Viral videos of police brutality lead to more crime, FBI director claims
The director of the FBI James Comey has said that despite not being able to offer any statistical proof, he believes viral videos of police brutality are causing a spike in felonies across the US.
Comey called it a “viral video effect,” or “Ferguson effect”: the officers tend to be less aggressive towards a suspect, knowing he or she might be filming them. This “could well be at the heart” of a recent increase in violent crimes, the FBI director added.
“There’s a perception that police are less likely to do the marginal additional policing that suppresses crime — the getting out of your car at two in the morning and saying to a group of guys, ‘Hey, what are you doing here?’” he said.
The FBI director’s claim followed a private briefing on crime rates in the US on Wednesday.
The rates turned out to be on the rise in over 40 cities across the country, and the spike was bigger than last year.
In Chicago, already notorious for its crime rates, murders were up 54 percent from last year, and shootings had increased by 70 percent.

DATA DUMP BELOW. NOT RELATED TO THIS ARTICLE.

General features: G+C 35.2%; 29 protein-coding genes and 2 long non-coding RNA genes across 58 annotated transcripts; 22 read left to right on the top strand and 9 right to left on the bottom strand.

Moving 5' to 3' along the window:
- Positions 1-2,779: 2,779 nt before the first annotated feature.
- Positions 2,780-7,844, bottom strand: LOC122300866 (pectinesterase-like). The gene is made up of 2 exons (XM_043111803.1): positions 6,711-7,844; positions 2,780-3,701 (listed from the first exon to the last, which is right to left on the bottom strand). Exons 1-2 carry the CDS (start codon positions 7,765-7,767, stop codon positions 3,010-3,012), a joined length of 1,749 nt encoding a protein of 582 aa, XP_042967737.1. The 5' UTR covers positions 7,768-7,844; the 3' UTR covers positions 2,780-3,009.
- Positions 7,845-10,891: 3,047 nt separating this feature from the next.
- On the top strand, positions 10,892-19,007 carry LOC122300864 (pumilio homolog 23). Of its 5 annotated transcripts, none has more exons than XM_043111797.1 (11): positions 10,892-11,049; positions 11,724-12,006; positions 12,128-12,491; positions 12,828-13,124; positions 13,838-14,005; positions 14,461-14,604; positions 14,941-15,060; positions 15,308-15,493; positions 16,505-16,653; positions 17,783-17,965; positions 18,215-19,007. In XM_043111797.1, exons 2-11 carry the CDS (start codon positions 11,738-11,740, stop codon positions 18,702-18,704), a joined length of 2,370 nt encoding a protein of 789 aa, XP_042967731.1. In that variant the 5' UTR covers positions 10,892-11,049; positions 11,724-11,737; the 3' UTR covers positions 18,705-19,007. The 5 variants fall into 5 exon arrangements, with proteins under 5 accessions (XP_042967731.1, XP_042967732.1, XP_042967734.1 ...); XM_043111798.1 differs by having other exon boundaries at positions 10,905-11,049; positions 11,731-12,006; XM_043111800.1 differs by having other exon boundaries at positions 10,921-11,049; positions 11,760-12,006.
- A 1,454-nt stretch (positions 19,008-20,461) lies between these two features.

“I don’t know what the answer is, but holy cow, do we have a problem. Something is happening. A whole lot more people are dying this year than last year, and last year than the year before and I don’t know why for sure,” Comey said.
However, he went on to add that “lots and lots of police officers” are avoiding aggressive confrontations with the public due to viral videos.
He first voiced his concerns in October: “I spoke to officers privately who describe being surrounded by young people with mobile phones held high. They said to me, ‘we feel under siege, we don’t feel much like getting out of our cars’.”
However, the Presidential Administration distanced themselves from the FBI director’s remarks, saying they see no evidence supporting the claim.
They declined to comment on Comey’s latest statement.
Former police officer Michael Wood told RT there's no evidence to back up any connection between the video-taping of police brutality and an increase in the murder rate.
“The ‘Ferguson effect’ is a claim, and it’s a claim completely without merit. It’s completely fabricated,” Wood said.
What’s more, this claim actually offends policemen, he added.
“Maybe he doesn’t see it, but that’s insulting police officers: saying that they are scared, and they don’t know how to do their jobs, and they are so afraid of the camera or somebody being around.
And then it’s telling the public: we’re just wild animals, without the police stamping us on the ground, thing will go crazy.”